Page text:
Cultural Resource Analysts, Inc., routinely conducts cultural historic surveys throughout the United States. Each project is different and presents unique challenges to the architectural historians and historians. CRA, in consultation with the West Virginia State Historic Preservation Office, developed an innovative methodology to meet the goals of the cultural historic survey for the proposed Grey Eagle Surface Mine.
Under an agreement with Mid-Vol Coal Sales Inc., CRA conducted a cultural historic survey for the proposed 182-acre Grey Eagle Surface Mine in Jenkinjones, McDowell County, West Virginia. Prior to this survey, CRA had developed an innovative methodology in consultation with the West Virginia State Historic Preservation Office (WVSHPO) to identify, evaluate, and consider effects to historic properties that may be affected by large-scale surface mines. CRA employed this methodology to define an area of potential effects that accounted for both potential blasting and visual effects to historic properties. A records review revealed there were 46 previously recorded resources within the APE, including Pocahontas Fuel Company Store and Office Buildings, once the centerpiece of the model coal company town of Jenkinjones. The coal company store and office building were previously listed in the National Register of Historic Places (NRHP) under Criteria A and C for their significant historical associations with architecture, commerce, and coal industry.
During the field survey, CRA identified 98 architectural resources and 2 historic cemeteries within the project’s area of potential effect: two were the NRHP-listed properties; seven were found to possess NRHP potential and were advanced to detailed study; and the remaining 89 architectural resources were found to have no potential for listing in the NRHP. In addition to the Pocahontas Fuel Company Store and Office Buildings, CRA identified three additional properties as eligible for inclusion in the NRHP: the Morning Star Baptist Church, the Methodist Church of Jenkinjones, and the Norfolk and Western Railroad Trestle. CRA found that the widespread decay and loss of material features throughout the APE, including 74 percent of all the housing stock in the coal company town, prohibited consideration of Jenkinjones a historic district or mining landscape.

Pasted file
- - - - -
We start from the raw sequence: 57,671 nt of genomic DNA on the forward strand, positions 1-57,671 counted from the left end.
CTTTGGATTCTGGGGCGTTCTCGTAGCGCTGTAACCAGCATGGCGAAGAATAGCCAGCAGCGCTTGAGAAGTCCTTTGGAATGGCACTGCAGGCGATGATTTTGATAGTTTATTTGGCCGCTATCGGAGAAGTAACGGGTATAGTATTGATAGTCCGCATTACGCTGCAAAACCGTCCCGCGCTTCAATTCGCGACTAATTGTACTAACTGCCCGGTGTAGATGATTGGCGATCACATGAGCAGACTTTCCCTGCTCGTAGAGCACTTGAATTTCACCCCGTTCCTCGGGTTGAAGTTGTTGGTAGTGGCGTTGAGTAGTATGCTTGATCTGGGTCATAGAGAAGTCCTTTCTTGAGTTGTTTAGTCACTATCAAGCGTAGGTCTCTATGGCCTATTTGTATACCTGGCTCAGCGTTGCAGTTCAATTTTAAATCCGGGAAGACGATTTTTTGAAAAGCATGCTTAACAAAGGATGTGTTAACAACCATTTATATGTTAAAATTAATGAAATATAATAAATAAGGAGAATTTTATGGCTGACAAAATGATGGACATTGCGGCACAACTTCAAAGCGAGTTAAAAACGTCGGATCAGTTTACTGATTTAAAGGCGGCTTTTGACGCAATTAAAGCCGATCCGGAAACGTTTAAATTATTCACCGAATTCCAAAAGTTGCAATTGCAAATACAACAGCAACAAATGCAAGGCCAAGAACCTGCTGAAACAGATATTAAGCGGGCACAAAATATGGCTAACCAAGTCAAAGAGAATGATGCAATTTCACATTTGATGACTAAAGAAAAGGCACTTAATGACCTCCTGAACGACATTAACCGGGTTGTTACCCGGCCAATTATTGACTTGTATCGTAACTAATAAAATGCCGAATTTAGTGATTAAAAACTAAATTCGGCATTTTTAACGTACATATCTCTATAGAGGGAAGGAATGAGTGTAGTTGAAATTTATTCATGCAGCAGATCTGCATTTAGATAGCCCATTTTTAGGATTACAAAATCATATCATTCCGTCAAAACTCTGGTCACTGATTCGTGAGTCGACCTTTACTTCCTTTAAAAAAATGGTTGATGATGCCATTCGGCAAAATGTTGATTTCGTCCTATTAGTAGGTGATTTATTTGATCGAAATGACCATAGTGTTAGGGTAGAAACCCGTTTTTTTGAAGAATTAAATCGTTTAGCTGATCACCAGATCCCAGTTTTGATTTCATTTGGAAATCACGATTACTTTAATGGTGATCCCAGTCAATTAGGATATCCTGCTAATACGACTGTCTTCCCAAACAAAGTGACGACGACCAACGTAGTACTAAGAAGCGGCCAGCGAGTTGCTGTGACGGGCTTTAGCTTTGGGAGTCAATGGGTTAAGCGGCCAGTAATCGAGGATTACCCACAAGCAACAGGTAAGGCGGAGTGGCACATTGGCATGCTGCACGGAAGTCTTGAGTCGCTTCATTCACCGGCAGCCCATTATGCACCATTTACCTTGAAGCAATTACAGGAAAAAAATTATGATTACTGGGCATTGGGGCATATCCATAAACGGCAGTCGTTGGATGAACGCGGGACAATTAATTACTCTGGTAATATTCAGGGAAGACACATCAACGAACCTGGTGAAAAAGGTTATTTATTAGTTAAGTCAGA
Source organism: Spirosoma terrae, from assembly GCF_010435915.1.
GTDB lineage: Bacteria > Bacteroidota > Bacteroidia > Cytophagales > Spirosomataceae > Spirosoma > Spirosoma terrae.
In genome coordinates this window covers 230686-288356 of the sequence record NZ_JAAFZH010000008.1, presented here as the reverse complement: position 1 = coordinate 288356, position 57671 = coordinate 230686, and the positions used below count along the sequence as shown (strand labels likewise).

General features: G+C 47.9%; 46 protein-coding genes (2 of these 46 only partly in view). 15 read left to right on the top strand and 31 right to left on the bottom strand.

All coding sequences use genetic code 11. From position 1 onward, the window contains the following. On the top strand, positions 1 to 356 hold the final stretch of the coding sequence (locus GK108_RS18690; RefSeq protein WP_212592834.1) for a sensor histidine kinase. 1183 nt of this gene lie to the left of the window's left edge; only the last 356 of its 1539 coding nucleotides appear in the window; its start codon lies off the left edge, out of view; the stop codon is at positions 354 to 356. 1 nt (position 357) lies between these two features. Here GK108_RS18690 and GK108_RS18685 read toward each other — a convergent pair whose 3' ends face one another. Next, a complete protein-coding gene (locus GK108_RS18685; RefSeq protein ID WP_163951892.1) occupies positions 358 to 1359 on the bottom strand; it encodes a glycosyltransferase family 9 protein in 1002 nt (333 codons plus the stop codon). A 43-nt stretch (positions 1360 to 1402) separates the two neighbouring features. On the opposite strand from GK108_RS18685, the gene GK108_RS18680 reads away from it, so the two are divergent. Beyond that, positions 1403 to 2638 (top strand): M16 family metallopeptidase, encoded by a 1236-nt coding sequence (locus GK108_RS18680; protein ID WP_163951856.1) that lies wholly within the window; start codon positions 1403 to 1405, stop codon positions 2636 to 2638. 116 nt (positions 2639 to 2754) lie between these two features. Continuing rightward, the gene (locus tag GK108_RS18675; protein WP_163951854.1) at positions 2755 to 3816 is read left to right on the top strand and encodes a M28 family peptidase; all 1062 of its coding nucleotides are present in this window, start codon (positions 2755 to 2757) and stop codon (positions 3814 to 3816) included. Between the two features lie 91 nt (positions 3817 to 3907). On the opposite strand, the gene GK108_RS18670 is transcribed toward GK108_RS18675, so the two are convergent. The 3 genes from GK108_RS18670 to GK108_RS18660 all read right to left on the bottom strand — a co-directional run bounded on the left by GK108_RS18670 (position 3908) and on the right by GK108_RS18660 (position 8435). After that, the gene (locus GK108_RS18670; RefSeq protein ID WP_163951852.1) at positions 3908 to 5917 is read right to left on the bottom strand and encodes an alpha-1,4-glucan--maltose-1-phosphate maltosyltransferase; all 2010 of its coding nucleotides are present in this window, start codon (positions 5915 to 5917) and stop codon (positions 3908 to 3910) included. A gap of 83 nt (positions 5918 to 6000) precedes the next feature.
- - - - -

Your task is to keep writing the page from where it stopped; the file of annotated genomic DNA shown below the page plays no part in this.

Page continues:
CRA applied the Criteria of Adverse Effect to each historic property in the area of potential effect. Because of the nature of the proposed mine, changes to the setting, and the characteristics that constitute the significance of the historic properties, CRA recommended that the proposed mine would have no adverse effect on the Pocahontas Fuel Company Store and Office Buildings, but found that it might affect the other three historic properties. CRA worked with the applicant to develop specific commitments to avoid adverse effects to the Morning Star Baptist Church, the Methodist Church of Jenkinjones, and the Norfolk and Western Railroad Trestle. The WVSHPO agreed with CRA’s recommendation that, in light of the applicant’s actions, the proposed surface mine would have no adverse effect on any historic properties.
This project demonstrates how CRA used an innovative approach, the appropriate use of technology, rigorous research, thorough fieldwork, and consultation to protect historic properties and help the client move toward agency approval for their mining permit.
Schust, A. P. 2010. Billion Dollar Coal field: West Virginia’s McDowell County and the Industrialization of America. Two Mule Publishing, Harwood, Maryland.